Day 14- Flag Waving American, at last!

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Day 14 – A Flag Waving American at last!

With everyone in our group receiving physical approval by the USA to proceed with immigration, it was time for us all to head back to the American Consulate for the completion of the immigration process.  Most of the paperwork had been submitted a month or two before by each family (electronically.)  Now it was time to make it official! It was an especially memorable day because it was my Mom’s birthday.  We had much to celebrate!
 
We loaded up our bus at 7:30 in the morning with all the children in tow (plus Mimi and Hulaloo this time,) and headed into Guangzhou to the US consulate.  The consulate as I have mentioned is the busiest in the world.  Pulling up to it with our children was almost a surreal experience. I have never seen a more beautiful flag flying high as a symbol of freedom. It was like an island of democracy in the sea of communism.  My only beef is it needs to be bigger!
 
Everything in China is built high with multiple stories in order to maximize space usage, since land is at a premium.  The US Consulate stands on a small bit of land in the middle of the metro monstrosity a mere 3 stories high. It looks like David and Goliath.  (However, we know who wins in that story!)  We Americans like to march to our own drummer and our consulate stands firm. Small but mighty.
 
The lengthy line of people winding around the building told its own story of those who want just a temporary taste of what we Americans have come to take for granted.  It reminded me that a great price has been paid by so many in the current and previous generations, for our family to have the ability to share our freedom with an innocent child.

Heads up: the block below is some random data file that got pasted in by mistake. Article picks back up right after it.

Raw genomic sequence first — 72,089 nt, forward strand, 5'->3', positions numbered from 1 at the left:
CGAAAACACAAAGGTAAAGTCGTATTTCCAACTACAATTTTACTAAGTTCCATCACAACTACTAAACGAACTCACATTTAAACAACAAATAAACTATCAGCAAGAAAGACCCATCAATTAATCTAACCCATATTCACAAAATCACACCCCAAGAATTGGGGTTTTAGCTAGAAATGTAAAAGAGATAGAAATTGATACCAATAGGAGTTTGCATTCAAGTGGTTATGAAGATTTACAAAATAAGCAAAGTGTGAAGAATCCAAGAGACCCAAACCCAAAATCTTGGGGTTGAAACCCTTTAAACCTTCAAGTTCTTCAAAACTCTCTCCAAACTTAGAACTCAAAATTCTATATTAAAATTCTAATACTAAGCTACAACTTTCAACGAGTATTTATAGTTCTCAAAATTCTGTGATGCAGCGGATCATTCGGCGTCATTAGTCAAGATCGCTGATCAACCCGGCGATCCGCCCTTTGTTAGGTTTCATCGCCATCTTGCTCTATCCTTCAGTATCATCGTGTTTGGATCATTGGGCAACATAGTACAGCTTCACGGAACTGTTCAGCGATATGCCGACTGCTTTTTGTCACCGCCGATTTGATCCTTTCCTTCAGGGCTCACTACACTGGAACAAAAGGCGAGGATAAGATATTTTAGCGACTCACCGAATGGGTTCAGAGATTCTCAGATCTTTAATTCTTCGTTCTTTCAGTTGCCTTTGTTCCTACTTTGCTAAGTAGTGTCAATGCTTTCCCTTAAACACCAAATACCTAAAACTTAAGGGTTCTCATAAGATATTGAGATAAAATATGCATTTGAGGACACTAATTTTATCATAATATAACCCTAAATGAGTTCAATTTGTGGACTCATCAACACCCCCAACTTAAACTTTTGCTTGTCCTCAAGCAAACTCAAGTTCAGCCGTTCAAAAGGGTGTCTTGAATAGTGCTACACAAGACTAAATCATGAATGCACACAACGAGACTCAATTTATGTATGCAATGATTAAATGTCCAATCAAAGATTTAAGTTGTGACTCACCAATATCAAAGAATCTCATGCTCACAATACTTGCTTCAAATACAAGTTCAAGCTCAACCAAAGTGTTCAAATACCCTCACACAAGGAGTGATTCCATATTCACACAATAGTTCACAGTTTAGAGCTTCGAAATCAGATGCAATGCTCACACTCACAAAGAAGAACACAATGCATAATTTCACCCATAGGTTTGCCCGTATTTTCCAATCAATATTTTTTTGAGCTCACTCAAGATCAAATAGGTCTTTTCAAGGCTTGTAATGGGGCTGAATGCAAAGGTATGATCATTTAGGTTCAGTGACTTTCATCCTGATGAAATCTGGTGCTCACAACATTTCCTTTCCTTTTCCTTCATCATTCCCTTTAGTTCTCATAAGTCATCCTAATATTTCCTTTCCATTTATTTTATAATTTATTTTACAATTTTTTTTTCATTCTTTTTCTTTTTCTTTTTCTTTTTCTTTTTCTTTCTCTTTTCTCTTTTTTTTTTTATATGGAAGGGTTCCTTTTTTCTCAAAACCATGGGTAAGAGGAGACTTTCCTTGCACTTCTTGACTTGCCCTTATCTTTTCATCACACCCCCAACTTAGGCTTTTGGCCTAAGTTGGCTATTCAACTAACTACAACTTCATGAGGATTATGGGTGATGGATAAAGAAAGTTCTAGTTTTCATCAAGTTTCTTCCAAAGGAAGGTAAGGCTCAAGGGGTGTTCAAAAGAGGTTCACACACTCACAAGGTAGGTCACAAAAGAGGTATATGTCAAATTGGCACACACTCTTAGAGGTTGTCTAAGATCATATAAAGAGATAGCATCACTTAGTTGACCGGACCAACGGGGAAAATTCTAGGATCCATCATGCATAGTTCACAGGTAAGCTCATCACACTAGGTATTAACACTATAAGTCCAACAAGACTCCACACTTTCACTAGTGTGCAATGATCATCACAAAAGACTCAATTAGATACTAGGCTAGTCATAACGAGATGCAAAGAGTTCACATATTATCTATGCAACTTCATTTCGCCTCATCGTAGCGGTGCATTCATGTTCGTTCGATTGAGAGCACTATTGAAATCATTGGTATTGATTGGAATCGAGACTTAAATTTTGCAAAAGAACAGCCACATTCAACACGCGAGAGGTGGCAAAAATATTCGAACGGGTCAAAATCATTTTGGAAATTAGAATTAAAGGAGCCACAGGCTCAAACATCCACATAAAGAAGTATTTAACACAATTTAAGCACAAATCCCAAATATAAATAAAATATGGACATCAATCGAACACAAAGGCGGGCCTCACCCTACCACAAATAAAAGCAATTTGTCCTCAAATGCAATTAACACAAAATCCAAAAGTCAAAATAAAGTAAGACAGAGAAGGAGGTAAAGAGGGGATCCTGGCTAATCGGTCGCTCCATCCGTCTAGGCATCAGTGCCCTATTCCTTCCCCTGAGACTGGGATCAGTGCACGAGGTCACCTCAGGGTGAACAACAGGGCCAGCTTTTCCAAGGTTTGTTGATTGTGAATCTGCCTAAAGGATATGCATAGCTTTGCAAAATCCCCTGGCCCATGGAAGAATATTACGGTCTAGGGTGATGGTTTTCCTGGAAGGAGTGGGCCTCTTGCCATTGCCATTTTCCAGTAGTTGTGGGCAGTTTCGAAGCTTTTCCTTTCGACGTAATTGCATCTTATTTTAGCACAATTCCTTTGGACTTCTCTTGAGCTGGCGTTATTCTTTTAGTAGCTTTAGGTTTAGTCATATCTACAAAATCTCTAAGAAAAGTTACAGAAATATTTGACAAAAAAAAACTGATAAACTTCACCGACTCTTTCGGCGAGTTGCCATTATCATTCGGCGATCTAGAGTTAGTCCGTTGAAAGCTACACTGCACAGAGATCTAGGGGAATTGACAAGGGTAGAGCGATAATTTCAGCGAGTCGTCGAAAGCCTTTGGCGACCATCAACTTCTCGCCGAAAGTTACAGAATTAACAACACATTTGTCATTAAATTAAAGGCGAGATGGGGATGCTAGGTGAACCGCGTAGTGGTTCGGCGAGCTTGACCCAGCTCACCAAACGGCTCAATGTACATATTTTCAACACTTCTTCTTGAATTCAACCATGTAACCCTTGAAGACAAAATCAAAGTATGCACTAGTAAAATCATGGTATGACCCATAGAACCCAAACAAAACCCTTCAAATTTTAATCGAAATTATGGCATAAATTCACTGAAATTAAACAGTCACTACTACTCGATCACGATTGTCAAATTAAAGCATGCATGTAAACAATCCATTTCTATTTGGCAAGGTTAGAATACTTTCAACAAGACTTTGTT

Once again, our agency had worked ahead so that we moved straight to the front of the line (at our own entrance.)  On this trip I finally got to be one of those  people that always annoy me because they have some special inside connection that allows them to move to skip the line.  (I have to admit it was nice!)
 
We went through security and up to the second floor where we were issued a number and waited for our turn.  The paperwork was initiated for each family and then one member from each family was called to the main window at the same time where they took the oath as a group on behalf of their child.  (I was a little bummed because it was over before I knew it was happening.)
 
Each family was then called again to the window where we received  our packets.  (The visas were not issued, but were in process to be received later in the week.) The process probably took a little over an hour.  All the other families clapped and celebrated as each child received approval.  (Citizenship isn’t actually official until they arrive in the USA.)  We then headed back out and paused for a few brief photos in front of the flag.  I have seen other families take pictures in front of the consulate sign, but that was impossible because the line was too long and flowed right in front of it.
We headed back to the hotel, and we told Mom since it was her birthday that we would do what she wanted in the afternoon.  She and I shopped at some stores near our hotel (with Little Li) and hubby and Hulaloo swam at the pool.  
 
We finished the evening off with dinner at the Four Season’s restaurant at the hotel. (Even lambie attended and had tea with us.)  The night was topped off with a birthday cake delivered to our room which had been organized by our guide Jason.  (Have I mentioned that Jason rocks?)
It was a day filled with so many special moments and memories.  I will never forget it.
I hope someday our daughter will come to realize the great sacrifice of freedom that allowed her begin life anew with the privileges of freedom of speech and religion just to name a few.  
 
Let freedom ring!
 
Your Friend,

 

Meredith
 
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